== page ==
Citation: Sandvik, H. (2012) Kunnskapsstatus for spredning og effekter av fremmede bartrær på biologisk mangfold. [Survey of current knowledge on the spread and effects of alien conifers on biodiversity (in Norwegian with English abstract)]. Utredning for Direktoratet for naturforvaltning, 10(8), 1–42.

Key words: Alien species, conifers, ecological effect, invasibility, invasiveness, spread velocity.

The report’s Fig 5Abstract: Alien conifers have long been an integrated part of forestry in Norway. Non-native species can be extremely harmful to native biota, and so there is a great need for reliable risk assessments of alien tree species. This report summarises the current knowledge base by means of a literature survey.
    The single most important result regarding invasiveness is that the spread velocity of trees is determined by long-distance dispersal (LDD) rather than short-distance dispersal. An introduction to mechanistic (i.e., fluid dynamic) models of seed dispersal is presented and applied to Norwegian data. Based on these models, it is recommended that the minimum distance between an alien tree plantation and vulnerable areas should be several kilometres. Plantations should not be allowed in wind-exposed areas such as windward slopes and hilltops. The species with the greatest LDD potential are tall trees with light seeds.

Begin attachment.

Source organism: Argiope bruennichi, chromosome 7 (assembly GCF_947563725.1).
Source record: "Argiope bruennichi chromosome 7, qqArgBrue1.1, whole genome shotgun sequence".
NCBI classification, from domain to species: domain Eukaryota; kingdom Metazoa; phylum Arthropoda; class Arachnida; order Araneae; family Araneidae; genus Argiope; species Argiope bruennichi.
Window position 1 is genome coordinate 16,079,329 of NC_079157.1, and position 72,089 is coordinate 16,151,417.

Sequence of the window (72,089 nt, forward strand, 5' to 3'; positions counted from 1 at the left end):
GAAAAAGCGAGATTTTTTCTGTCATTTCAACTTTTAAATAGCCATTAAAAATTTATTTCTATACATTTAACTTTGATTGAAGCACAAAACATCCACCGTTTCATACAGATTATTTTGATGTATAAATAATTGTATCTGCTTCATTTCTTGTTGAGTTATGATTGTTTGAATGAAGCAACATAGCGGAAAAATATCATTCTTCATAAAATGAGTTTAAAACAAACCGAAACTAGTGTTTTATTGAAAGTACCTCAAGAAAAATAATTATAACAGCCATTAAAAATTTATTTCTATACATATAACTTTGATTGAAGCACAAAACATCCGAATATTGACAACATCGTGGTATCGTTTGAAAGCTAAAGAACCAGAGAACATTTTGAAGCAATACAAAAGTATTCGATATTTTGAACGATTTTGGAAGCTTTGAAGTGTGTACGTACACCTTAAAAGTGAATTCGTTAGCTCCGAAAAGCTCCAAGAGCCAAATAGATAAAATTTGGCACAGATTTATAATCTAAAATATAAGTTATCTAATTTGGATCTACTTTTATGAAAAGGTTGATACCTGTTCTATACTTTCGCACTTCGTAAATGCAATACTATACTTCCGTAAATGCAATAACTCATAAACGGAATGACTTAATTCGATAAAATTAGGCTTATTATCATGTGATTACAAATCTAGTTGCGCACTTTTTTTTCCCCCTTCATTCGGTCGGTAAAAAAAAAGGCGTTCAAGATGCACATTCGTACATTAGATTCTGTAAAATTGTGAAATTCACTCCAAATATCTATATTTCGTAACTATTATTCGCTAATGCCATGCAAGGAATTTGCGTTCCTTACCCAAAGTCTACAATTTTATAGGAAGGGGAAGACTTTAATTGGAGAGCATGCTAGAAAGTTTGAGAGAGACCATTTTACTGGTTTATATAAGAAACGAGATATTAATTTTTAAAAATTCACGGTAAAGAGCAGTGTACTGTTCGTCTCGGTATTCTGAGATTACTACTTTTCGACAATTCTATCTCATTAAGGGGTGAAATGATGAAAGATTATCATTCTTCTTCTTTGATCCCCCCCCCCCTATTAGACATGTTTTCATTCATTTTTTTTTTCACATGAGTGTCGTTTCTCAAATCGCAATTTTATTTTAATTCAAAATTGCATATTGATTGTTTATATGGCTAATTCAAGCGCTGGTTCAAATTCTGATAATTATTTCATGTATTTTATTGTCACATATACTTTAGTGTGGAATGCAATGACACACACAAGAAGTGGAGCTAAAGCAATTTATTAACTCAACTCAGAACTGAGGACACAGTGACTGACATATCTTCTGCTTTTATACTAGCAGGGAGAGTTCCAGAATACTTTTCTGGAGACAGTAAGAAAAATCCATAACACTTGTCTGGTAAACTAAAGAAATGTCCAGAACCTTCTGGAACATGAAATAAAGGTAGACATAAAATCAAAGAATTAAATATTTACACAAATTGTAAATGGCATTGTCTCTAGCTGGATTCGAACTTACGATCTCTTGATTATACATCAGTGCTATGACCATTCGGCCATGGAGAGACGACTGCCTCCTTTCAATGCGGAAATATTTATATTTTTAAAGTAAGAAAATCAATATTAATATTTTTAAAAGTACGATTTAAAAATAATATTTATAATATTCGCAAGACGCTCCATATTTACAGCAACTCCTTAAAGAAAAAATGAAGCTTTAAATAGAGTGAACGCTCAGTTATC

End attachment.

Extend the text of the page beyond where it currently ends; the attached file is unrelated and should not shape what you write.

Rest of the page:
In terms of invasibility, open landscapes are most vulnerable to tree invasions. Most alien conifers planted in Norway are r-selected species and establish readily in grassland.
    Besides the transformation of open landscapes, alien conifers have mostly small to intermediate effects on Norwegian biota. In several cases, the impact on native biodiversity is weakly negative, although partially within the limits of natural variability. The knowledge base in this area is still unsatisfactory and reveals several research needs.

Full text: © 2012 The Norwegian Directorate for Nature Management. If you accept (i) that further reproduction, and all further use other than for personal research, is subject to permission from the publisher (The Norwegian Directorate for Nature Management), and (ii) that printouts have to be made on recycled paper, you may download the report here (pdf, 0.7 MB).

 

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